Brompton Bar & Grill 243 Brompton Road, London SW3

Its predecessor was named after a restaurant reviewer. But is the Brompton Bar & Grill still beyond reproach?

In the course of my 25-year career as a journalist, many people have told me no one ever erected a monument to a critic. But that isn't strictly true. The Brasserie St Quentin – a French bistro that opened in London in 1980 – was named after the late journalist Quentin Crewe. A travel writer and bon vivant, Crewe's lasting claim to fame is that he invented the modern restaurant column.

According to legend, it happened when he was working as an associate editor at Queen magazine in the 1960s. In those days, a typical restaurant review would be full of elegant descriptions of sauces and garnishes, but never made any mention of the other diners on the grounds that to do so would be unspeakably vulgar, given how many plutocrats were entertaining their mistresses at adjoining tables.

One fateful morning, Queen's regular critic failed to materialise and Crewe, who was off to have lunch at Wiltons, volunteered to fill in. On his return to the office, he wrote a scabrous, 1,000-word review in which he described how doddering old aristocrats were served nursery food by buxom waitresses dressed as nannies. The prices, he said, were so exorbitant they resembled death duties.

It caused a sensation. Nothing like it had ever been written before and the modern restaurant column was born.

The Brasserie St Quentin closed in 2008 and a new restaurant has sprung up on the same site: the Brompton Bar & Grill. The owner is François O'Neill, the 24-year-old son of St Quentin's proprietor (Lord Rathcavan), and in many respects he has kept faith with the original. He's stripped out the brass rails and leather banquettes so it no longer resembles a Café Rouge and he's changed the menu from classic French bistro to modern European/British, but it still has a raffish, aristocratic air; modern without being trendy. Judging from the average age of customers, many are the same people who came to the opening night of Brasserie St Quentin 30 years ago. For a restaurant to change hands yet keep hold of its regulars is quite an achievement.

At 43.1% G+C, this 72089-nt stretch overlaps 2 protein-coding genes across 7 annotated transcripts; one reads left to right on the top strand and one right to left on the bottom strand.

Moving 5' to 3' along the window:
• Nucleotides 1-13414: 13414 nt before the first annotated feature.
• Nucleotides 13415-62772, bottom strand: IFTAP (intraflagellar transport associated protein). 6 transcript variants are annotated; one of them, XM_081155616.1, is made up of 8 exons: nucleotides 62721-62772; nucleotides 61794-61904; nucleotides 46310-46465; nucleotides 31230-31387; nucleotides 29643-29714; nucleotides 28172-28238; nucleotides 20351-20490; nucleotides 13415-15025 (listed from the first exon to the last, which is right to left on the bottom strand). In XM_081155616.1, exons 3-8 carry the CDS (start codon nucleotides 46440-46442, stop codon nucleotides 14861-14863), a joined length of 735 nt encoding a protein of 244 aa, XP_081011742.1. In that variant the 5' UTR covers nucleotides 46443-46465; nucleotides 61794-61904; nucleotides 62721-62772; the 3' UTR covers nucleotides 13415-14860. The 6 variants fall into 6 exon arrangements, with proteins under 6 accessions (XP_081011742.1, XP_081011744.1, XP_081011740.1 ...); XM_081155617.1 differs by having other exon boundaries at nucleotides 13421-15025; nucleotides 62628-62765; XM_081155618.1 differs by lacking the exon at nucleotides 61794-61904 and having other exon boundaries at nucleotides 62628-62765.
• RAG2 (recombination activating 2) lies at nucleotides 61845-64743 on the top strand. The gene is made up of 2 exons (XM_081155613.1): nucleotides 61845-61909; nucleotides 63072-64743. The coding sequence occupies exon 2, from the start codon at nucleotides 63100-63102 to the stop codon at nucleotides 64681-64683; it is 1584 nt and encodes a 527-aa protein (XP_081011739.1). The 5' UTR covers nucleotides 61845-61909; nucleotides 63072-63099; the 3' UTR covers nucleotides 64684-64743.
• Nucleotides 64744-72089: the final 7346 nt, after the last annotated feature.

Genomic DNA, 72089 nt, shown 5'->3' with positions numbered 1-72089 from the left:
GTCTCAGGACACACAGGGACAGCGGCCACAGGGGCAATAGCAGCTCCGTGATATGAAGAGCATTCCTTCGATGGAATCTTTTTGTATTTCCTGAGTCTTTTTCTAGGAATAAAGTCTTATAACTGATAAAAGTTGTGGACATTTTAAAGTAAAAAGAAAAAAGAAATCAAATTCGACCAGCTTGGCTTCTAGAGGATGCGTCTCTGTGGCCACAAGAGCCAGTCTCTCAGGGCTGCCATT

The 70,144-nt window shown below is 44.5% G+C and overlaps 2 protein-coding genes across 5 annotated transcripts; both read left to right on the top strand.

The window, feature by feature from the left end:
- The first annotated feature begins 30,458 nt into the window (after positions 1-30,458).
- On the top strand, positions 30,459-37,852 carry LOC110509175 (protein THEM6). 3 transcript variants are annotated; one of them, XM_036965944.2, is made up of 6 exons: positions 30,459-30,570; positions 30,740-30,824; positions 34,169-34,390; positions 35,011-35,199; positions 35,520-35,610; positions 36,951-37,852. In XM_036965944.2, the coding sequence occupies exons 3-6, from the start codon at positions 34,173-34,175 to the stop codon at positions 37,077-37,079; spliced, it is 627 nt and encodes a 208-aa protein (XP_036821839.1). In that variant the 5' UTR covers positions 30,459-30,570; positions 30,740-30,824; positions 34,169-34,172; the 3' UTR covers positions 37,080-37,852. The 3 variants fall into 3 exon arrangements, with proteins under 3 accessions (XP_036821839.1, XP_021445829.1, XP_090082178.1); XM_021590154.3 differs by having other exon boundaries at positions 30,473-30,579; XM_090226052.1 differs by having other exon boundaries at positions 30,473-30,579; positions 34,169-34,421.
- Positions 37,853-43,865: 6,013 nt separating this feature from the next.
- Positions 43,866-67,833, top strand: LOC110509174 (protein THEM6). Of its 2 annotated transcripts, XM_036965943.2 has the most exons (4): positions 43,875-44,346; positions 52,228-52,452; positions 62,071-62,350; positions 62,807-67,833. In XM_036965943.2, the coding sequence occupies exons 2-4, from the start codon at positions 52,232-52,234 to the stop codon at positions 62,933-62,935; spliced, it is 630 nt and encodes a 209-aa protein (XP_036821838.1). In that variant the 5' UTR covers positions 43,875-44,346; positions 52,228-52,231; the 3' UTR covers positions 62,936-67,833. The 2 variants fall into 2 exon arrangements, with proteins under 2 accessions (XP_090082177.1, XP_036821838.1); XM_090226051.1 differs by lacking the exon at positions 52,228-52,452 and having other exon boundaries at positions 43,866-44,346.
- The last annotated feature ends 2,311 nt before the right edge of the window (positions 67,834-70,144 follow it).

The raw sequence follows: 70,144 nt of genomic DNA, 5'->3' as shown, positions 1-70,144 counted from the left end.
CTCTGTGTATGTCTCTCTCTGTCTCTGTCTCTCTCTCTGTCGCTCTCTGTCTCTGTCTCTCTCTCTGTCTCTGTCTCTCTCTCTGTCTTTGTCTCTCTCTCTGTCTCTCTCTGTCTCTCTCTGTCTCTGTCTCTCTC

My wife is a vegetarian and had resigned herself to wild-mushroom risotto – usually the only option for non-meat eaters in restaurants such as this – but is pleasantly surprised to see macaroni cheese and green salad on the menu. "That's fantastic," she says, stabbing the menu in approval. "Exactly the kind of good old-fashioned comfort food that vegetarians can never get at restaurants."

Having said that, she doesn't order it, opting instead for two side dishes – leek gratin and lentil and baby gem salad. That may be because she's ordered Jerusalem artichokes, green beans, girolles and poached egg for her first course and wants to leave room for dessert.

I cannot resist starting with the pan-fried foie gras with sweetcorn pancake because I have such fond memories of Rowley Leigh's same dish when he was the head chef of Kensington Place. To follow, I order one of the day's specials: roast pheasant with creamed sprouts and cabbage.

Caroline is pleased with her starter, which actually takes up more room on a dinner plate than my main course, but I'm slightly unsatisfied by mine, mainly because the chef has chosen to add a green pepper sauce. To my mind, the rich, gooey interior of the pan-fried foie gras is sauce enough, and it doesn't need a rival.

Caroline's main is a bit dull and she complains of finding several grains of sand in her leeks, but mine is good. I particularly like the creamed sprouts which, on paper, threatened to be rather disgusting. Instead of completely pulverising the sprouts, the kitchen has left large chunks untouched and the result is a nice combination of textures.

For pudding, we mutually agree on the chocolate and blood-orange mousse, but can't decide between the honeycomb ice-cream or the lemon sorbet, so end up ordering both. The mousse is OK, but there's no discernible orange flavour – just a segment sitting on top and a bit of syrup at the bottom – and the ice-cream doesn't have nearly enough bits of Crunchie in it. Best of the bunch is the lemon sorbet.

The Brompton Bar & Grill has a nice feel to it and the front-of-house manager, Eric Demange, is a 24-carat charmer. But head chef Gary Durrant needs to up the ante if it's to last as long as its predecessor. n


Scores: 1-9 stay home and cook, 10-11 needs help, 12 ok, 13 pleasant enough, 14 good, 15 very good, 16 capable of greatness, 17 special, can't wait to go back, 18 highly honourable, 19 unique and memorable, 20 as good as it gets

Brompton Bar & Grill 243 Brompton Road, London SW3, tel: 020 7589 8005

Lunch and dinner daily. About £95 for two, including wine (£24 for a bog-standard bottle of Pinot Noir) and service

Second helpings: More modern brasseries


5 Fenchurch Place, London EC3, tel: 020 7702 9965

Neighbouring Fenchurch Street station, this bright new Turkish/Mediterranean brasserie is handy for travellers and makes a good place for an informal City lunch too

Brasserie Black Door

Biscuit Factory, Stoddard Street, Newcastle upon Tyne, tel: 0191 260 5411

Interesting location – especially if you want to wander around the adjacent art gallery between courses – and the cuisine is delicious too


Gascoyne House, Upper Borough Walls, Bath, tel: 01225 480 042

A lively and well-organised brasserie, ideal for pre-theatre in the centre of Bath; it's an intimate sort of place, commended by all who comment on it to Harden's

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